This week I want to talk about making your resume stand out. Tessa is a gun at improving resumes and between the two of us we’ve come up with some top tips. Check them out and comment below if you think we’ve missed some important ones!
Two pages MAX
If there is only one thing you take away from this post, let it be this. Your resume should only be two pages long. ONLY. TWO. PAGES.
I know recruiters that will throw resumes to the bottom of the pile if they are longer than two pages. Think about it from their perspective for a second. There are normally hundreds of applicants for lower level or entry level jobs – sometimes into the thousands. This has only been exacerbated by the pandemic with job shortages and economic downturn. Imagine going through all these different resumes – probably spending a few minutes at the most looking at each one.
The recruiter will skim your resume looking for relevant experience before they actually get into the nitty gritty of your skills and background. Don’t make it hard for them to want to read more! They’ll call you if they want more than two pages of information.
Be specific and action oriented
It’s important to make your experiences stand out from the crowd by being really specific in describing them. There’s a difference between saying ‘Consulted on projects’ and saying ‘Consulted with top level executives on digital transformation projects’. Recruiters will know what is involved generally with the type of role you have, but they will want to be able to see at a glance what makes you different.
You’ll also want to make sure that your experiences are geared around actions. You want to make it clear that you actually achieved all the goals that were expected in your previous roles, not just what the responsibilities were. You might want to say ‘consistently achieved sales targets’ rather than ‘worked to sales targets’.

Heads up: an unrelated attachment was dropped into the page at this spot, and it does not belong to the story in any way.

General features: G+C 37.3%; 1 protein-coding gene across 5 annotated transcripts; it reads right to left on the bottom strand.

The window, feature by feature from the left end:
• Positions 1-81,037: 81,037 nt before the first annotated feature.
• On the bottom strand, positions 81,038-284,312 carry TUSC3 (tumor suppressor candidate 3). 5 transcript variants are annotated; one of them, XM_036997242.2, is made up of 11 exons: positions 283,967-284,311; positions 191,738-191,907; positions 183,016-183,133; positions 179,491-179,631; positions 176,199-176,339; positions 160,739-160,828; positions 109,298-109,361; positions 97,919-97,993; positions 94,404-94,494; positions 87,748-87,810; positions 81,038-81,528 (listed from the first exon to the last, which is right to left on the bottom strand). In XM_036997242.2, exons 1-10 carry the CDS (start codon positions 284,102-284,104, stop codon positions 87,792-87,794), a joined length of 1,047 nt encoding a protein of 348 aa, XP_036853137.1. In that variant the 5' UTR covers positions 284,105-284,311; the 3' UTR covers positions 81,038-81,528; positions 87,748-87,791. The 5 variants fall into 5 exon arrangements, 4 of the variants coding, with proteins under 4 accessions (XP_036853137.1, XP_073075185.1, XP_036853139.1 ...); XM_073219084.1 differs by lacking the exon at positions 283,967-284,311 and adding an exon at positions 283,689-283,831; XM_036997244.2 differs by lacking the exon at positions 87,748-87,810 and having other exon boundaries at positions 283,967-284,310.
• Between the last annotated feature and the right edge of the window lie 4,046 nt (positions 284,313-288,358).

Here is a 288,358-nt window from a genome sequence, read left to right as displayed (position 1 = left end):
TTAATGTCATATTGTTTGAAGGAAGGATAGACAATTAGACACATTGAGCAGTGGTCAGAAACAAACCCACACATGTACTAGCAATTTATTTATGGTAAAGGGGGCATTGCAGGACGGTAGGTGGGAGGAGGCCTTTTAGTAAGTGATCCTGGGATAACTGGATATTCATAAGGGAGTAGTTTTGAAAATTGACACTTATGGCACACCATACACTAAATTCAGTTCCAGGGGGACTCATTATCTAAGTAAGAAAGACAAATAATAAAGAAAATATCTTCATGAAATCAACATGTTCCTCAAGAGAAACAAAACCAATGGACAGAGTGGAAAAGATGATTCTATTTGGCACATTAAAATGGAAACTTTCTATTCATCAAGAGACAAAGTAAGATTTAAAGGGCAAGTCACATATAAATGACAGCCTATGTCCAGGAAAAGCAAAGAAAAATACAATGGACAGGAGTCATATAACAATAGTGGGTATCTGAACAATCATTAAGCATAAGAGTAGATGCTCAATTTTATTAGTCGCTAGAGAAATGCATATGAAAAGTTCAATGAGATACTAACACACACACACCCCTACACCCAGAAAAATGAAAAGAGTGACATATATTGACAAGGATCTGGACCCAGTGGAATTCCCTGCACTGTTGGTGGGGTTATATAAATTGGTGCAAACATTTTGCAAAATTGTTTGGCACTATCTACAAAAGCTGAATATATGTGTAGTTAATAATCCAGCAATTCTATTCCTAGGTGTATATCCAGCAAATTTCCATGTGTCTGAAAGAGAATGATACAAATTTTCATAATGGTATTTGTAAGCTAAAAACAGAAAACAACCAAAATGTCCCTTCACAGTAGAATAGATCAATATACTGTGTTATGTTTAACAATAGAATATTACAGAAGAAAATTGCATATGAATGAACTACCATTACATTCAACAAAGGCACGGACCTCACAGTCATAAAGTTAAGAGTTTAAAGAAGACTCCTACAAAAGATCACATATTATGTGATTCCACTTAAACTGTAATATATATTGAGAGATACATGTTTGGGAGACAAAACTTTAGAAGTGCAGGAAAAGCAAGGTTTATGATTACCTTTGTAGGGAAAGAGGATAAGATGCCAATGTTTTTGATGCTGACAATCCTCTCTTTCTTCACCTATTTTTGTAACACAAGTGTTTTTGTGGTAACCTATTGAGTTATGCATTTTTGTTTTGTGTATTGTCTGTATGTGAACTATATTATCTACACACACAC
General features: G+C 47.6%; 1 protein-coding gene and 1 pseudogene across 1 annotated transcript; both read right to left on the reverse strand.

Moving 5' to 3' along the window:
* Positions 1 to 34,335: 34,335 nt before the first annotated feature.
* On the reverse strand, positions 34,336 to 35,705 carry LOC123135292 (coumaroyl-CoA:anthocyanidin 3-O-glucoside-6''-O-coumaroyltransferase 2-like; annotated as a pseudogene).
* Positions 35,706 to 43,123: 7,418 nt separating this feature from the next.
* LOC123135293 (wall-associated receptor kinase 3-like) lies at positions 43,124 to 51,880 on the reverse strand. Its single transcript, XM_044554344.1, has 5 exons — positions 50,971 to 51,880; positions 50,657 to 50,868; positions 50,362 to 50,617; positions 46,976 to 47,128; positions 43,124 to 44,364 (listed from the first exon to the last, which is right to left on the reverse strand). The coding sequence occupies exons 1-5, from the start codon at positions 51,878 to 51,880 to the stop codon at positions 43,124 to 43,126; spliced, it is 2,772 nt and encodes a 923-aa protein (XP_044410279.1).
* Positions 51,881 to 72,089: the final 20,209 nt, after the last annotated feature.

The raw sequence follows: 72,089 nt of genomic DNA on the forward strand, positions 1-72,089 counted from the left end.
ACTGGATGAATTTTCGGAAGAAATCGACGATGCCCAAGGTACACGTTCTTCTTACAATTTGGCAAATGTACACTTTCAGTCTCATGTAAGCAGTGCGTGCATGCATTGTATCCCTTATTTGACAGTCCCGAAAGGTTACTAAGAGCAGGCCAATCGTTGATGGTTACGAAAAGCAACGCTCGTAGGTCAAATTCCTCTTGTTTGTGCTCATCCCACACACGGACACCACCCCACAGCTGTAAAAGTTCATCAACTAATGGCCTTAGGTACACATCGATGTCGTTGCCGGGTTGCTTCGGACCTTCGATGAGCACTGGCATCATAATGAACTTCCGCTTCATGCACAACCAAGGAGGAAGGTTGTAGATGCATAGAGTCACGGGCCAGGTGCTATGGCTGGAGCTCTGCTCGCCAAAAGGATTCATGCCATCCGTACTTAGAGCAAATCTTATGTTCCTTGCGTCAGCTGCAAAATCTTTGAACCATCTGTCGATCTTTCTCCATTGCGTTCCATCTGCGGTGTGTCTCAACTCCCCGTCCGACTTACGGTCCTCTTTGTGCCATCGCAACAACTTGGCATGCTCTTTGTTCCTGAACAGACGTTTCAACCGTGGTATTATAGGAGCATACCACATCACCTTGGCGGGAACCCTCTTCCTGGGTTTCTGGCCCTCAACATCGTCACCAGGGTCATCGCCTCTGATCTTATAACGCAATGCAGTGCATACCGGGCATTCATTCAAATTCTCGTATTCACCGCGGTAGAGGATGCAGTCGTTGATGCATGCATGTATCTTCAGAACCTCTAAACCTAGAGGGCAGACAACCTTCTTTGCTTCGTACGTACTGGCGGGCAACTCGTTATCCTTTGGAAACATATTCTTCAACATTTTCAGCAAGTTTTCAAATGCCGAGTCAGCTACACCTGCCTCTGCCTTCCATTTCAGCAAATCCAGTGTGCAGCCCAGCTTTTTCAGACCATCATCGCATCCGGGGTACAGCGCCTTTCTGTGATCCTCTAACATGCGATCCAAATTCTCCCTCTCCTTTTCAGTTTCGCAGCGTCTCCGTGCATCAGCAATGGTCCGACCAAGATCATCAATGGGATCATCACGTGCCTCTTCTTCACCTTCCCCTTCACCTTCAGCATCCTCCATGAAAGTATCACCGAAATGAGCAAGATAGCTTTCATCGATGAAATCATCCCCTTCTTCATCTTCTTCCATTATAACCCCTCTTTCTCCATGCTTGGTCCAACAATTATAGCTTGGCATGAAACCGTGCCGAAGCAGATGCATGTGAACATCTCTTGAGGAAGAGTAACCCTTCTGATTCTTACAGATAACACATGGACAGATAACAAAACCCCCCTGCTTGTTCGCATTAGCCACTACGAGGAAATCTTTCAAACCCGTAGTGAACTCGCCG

No speling misteakes
If spelling and grammar aren’t one of the strengths you’re listing on your resume, then get someone to run an eye over it and check for any errors. I do the same thing with these posts every week, although I bet this week is the one where I miss something!
One of my pet hates is reading a resume where someone has put ‘strong attention to detail’ as a strength, then has spelling errors all throughout. Don’t be that person.
Read the job description
If you’re applying for a lot of different jobs because you’re just starting out, it would be understandable to use a template for your cover letter and resume. Just make sure that it doesn’t sound like a template, and that you customise it for each job you apply for. For example, if the job description describes someone who is hard working, mention it in your resume and more importantly your cover letter. Talk about that particular quality or skill and how you used it in your last or current job.
A good way I’ve thought about this is how in school we get taught to use the words of a question in the answer. Use the key words you spot in job descriptions throughout your resume and cover letter, so they stick out to hiring managers.
It’s also important to take things out that aren’t relevant for a particular job. Talking about experience using Excel might be great if you’re wanting to be an accountant, but not so helpful if you’re applying to be a 3D artist. They’d be much more interested in the graphics design software you’re using.
These are just some basic tips to get you started. It’s always worth looking at what other people have done and online templates to help with ideas. And don’t forget to update your LinkedIn profile so it matches what’s in your resume. More and more recruiters are looking at LinkedIn now. You can see our guide for improving your profile in our post ‘Level up at LinkedIn.’
The best resources for improving your resume are often the people around you. Show your resume to friends, especially the ones who have been or still are hiring managers. Comment below if you’d like to see the template that Tessa and myself both use as well as if you have any hot tips for other Career Queens.